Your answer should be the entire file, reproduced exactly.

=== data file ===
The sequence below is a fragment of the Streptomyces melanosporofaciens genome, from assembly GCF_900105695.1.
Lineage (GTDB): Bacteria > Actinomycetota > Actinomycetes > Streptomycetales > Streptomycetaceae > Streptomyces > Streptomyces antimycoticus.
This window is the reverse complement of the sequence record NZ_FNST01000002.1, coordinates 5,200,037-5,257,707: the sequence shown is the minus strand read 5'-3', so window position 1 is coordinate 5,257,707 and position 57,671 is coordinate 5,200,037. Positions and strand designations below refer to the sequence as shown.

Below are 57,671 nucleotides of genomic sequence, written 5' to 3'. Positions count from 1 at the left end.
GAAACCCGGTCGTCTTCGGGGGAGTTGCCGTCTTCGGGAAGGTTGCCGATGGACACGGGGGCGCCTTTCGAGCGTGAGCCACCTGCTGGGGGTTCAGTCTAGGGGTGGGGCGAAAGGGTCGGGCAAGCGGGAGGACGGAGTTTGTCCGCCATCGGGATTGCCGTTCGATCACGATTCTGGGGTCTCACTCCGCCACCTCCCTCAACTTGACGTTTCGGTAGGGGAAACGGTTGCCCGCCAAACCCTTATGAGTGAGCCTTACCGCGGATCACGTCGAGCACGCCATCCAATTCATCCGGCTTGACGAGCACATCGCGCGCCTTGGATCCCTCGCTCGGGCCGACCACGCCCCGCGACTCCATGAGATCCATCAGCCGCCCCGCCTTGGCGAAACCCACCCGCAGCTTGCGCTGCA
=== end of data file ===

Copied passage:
The sequence below is a fragment of the Streptomyces melanosporofaciens genome, from assembly GCF_900105695.1.
Lineage (GTDB): Bacteria > Actinomycetota > Actinomycetes > Streptomycetales > Streptomycetaceae > Streptomyces > Streptomyces antimycoticus.
This window is the reverse complement of the sequence record NZ_FNST01000002.1, coordinates 5,200,037-5,257,707: the sequence shown is the minus strand read 5'-3', so window position 1 is coordinate 5,257,707 and position 57,671 is coordinate 5,200,037. Positions and strand designations below refer to the sequence as shown.

Below are 57,671 nucleotides of genomic sequence, written 5' to 3'. Positions count from 1 at the left end.
GAAACCCGGTCGTCTTCGGGGGAGTTGCCGTCTTCGGGAAGGTTGCCGATGGACACGGGGGCGCCTTTCGAGCGTGAGCCACCTGCTGGGGGTTCAGTCTAGGGGTGGGGCGAAAGGGTCGGGCAAGCGGGAGGACGGAGTTTGTCCGCCATCGGGATTGCCGTTCGATCACGATTCTGGGGTCTCACTCCGCCACCTCCCTCAACTTGACGTTTCGGTAGGGGAAACGGTTGCCCGCCAAACCCTTATGAGTGAGCCTTACCGCGGATCACGTCGAGCACGCCATCCAATTCATCCGGCTTGACGAGCACATCGCGCGCCTTGGATCCCTCGCTCGGGCCGACCACGCCCCGCGACTCCATGAGATCCATCAGCCGCCCCGCCTTGGCGAAACCCACCCGCAGCTTGCGCTGCA